NFL may address a sticky situation involving players' gloves during league meetings this week

NFL may address a sticky situation involving players' gloves during league meetings this week
New York Giants receiver Odell Beckham catches a pass for a touchdown in front of Redskins cornerback Bashaud Breeland (26) during the second half a game on Sept. 24. (Bill Kostroun / AP)

The NFL seems to have a hand in everything.

Soon, the league could have its hand in gloves.


Among the many topics the competition committee will discuss this week when it convenes at the annual league meetings is how to regulate the gloves worn by virtually every player, but in particular those worn by receivers, who make once-impossible catches now look routine.

"There are no standards right now," said Troy Vincent, NFL executive vice president of football operations. "We have been working with our partners — Under Armour, Nike — to see how we could adjust and have some minimum standards. The challenge is the tackiness, and the gloves are now so tacky that it's taking away from the true skill level."

Hall of Fame coach John Madden is only half joking when he says the gloves are so adhesive these days, they could almost catch a ball without a hand in them.

Vincent said there won't be any changes for the 2016 season, "but as we look at the 2017 campaign, we hope to have better answers and better standards as it pertains to gloves."

These will be the first meetings in two decades in which the future of the NFL in Los Angeles is not a prominent agenda item. The situation isn't entirely resolved in the nation's second-largest market — there remains the question of whether the Chargers might leave San Diego after the 2016 season, or whether they'll hand that one-year L.A. option to the Raiders — but now that the Rams have returned, the temperature is dialed down on the intrigue for the moment.

There are a host of other potential tweaks to the game in the pipeline, however, and that largely will be the focus when owners, general managers and coaches convene at the Boca Raton Resort & Club for the meetings, which take place Sunday through Wednesday.

The competition committee is studying several proposed rules changes, and the procedure calls for those to be passed along to the owners for a vote.

Among the possible changes being discussed is a two-strikes-you're-out system in which players will be subject to ejection for receiving certain unsportsmanlike conduct penalties twice during the course of a game. There are three categories for these penalties, which do not encompass personal fouls:

•Throwing a punch or forearm, or kicking an opponent even if no contact is made.

•Using abusive, threatening or insulting language or gestures toward an opponent, teammates, officials or representatives of the league.

•Baiting or taunting acts or words that engender ill will between teams.

There were 75 unsportsmanlike-conduct calls last season, a significant increase from the average of about 50 per season the previous five years.

Rich McKay, Atlanta Falcons president and chairman of the competition committee, said that in flagrant-foul situations, the referees would still be entitled to eject a player.


"He doesn't need to wait for that second foul," McKay said, "and we will definitely make that a point to the officials."

Although he was unable to identify the specific instances, McKay said there were two times last season when players would have qualified for the proposed two-strikes-you're-out rule. He could not say whether one of those would have been the widely publicized cheap shots by New York Giants receiver Odell Beckham Jr. against Carolina cornerback Josh Norman.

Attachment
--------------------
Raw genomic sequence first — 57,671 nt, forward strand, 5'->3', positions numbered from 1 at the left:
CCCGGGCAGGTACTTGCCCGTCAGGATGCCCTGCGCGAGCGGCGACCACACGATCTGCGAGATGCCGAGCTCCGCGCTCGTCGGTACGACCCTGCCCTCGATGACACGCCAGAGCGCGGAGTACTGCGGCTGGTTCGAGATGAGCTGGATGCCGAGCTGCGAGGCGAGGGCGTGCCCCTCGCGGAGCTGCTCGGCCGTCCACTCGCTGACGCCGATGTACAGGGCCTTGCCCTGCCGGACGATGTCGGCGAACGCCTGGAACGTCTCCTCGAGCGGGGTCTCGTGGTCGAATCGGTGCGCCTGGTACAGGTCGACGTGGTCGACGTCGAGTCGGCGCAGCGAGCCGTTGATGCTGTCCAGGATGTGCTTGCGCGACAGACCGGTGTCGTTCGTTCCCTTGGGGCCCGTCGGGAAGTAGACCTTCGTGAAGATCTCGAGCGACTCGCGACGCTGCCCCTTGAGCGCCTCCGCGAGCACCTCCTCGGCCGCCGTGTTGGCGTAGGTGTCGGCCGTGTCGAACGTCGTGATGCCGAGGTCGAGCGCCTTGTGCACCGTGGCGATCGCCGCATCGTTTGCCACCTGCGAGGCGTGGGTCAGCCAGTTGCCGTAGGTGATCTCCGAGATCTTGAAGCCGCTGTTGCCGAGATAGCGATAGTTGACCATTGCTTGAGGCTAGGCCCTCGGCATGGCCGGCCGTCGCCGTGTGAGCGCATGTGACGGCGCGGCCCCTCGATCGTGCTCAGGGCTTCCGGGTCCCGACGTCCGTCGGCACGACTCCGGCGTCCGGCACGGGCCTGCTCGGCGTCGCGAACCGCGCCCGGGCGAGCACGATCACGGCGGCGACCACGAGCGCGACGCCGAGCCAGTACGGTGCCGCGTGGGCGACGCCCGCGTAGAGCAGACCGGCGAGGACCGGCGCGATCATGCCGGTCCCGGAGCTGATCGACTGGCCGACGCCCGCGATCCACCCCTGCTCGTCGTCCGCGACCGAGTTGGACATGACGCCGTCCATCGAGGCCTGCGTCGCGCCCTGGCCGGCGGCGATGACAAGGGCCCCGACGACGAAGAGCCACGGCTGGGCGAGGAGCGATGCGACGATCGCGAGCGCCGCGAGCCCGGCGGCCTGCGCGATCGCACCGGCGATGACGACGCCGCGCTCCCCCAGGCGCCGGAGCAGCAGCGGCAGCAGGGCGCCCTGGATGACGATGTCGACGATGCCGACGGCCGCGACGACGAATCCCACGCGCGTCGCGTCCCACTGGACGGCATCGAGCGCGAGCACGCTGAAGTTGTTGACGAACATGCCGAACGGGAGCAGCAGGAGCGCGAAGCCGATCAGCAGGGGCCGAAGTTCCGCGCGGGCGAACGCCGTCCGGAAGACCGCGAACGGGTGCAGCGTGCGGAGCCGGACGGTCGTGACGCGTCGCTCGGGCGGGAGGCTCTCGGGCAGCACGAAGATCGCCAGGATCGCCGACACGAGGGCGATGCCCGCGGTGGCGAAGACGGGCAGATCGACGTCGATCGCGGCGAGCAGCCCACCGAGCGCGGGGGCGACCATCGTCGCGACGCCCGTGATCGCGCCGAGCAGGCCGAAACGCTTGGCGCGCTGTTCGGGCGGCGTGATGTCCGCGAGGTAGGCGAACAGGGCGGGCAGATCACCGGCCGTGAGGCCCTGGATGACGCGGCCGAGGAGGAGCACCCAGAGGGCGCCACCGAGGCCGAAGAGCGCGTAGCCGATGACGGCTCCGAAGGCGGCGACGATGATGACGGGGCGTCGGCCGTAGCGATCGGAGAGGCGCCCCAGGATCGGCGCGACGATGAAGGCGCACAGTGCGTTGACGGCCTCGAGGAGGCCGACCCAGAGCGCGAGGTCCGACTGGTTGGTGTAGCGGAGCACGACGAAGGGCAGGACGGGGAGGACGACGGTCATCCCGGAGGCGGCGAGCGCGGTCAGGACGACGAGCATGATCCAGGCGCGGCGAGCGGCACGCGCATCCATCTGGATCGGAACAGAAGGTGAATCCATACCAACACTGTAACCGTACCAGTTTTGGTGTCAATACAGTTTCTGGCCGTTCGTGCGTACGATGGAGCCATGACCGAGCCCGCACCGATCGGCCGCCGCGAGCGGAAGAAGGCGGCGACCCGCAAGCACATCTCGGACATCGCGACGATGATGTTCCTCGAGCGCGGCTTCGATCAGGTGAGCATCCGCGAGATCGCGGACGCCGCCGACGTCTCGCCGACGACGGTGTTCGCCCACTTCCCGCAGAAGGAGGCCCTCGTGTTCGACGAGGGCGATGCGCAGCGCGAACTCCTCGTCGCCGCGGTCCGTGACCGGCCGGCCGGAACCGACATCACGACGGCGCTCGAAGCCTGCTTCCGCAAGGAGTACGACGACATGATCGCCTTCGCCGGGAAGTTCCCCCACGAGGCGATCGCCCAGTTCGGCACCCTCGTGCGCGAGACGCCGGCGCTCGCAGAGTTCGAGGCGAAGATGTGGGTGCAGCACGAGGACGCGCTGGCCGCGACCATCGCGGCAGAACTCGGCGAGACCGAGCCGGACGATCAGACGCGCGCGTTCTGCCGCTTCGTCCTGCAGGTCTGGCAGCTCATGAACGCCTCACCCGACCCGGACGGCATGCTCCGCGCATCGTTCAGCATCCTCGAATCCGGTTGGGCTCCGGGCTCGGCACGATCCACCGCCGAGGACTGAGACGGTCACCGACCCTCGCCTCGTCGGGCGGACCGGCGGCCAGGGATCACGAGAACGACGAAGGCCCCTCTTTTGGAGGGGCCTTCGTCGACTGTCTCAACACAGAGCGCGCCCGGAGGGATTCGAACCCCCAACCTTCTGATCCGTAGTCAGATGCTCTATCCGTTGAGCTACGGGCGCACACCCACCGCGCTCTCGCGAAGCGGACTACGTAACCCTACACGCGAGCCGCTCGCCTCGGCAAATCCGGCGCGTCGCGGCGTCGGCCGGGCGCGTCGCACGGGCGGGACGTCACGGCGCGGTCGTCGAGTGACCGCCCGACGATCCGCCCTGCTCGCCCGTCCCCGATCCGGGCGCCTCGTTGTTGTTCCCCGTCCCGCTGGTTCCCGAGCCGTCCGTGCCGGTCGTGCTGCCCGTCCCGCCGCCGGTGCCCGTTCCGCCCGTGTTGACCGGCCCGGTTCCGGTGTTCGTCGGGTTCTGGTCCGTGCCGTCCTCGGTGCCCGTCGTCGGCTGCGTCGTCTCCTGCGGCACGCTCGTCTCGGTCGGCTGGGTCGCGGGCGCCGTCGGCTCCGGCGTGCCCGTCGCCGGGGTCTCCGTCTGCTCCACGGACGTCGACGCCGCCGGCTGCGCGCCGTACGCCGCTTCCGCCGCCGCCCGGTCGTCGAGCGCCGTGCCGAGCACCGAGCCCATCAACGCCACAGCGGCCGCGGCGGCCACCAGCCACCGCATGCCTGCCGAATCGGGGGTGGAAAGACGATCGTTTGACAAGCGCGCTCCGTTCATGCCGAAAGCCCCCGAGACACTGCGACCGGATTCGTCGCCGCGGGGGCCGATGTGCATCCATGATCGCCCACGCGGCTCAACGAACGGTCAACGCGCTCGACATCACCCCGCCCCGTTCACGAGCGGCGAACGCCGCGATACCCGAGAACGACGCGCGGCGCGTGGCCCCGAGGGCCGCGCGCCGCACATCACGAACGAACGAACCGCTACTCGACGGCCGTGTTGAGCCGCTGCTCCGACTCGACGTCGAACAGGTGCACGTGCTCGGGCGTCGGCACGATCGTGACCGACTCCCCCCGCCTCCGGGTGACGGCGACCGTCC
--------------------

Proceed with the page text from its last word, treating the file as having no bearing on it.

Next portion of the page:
Most of the proposed rules changes have to do with improving player safety. There's a proposal to end all chop blocks — a block at thigh level or lower of a defensive player who already is being blocked by another player — expanding the definition of a "horse-collar" tackle to prohibit a defender from pulling a player down by the nameplate on his uniform, and further encouraging touchbacks by moving the ensuing line of scrimmage from the 20 to the 25.

McKay dismissed the theory that teams won't be able to run the ball effectively if the league fully eliminates the chop block.

"I think college eliminated the chop block in 2008, and since 2008, it's 2015, their rushing yards are up 15% a year," he said.

"I think you're going to hear those quotes — they come whenever a change is proposed — whether they're from ex-players or coaches, whoever they may be. We understand them. We think we have the best coaches in the world that tend to adjust very quickly to rules and tend to find ways to get things accomplished. So we don't see this as something that's going to drastically affect the rushing game."

Among the other proposed rules changes:

• Permanently moving the line of scrimmage on point-after kicks to the 15. That worked well last season, turning a gimme into a watchable play, but that was only a one-year trial.

• Removing the middleman in the coach-to-player communications system. The rule currently stipulates that players wearing helmet radios — a quarterback and a designated defensive player — can get those communications only from the sideline. The proposed rule would allow that information to come from a coach in the booth.

• Allowing coaches and players on the sideline to watch almost-real-time game video on their Surface tablets in order to make adjustments. Currently, they can view only stills.

• Increasing the number of coaches' challenges and expanding the scope of what can be reviewed, to include personal fouls.

Follow Sam Farmer on Twitter @LATimesfarmer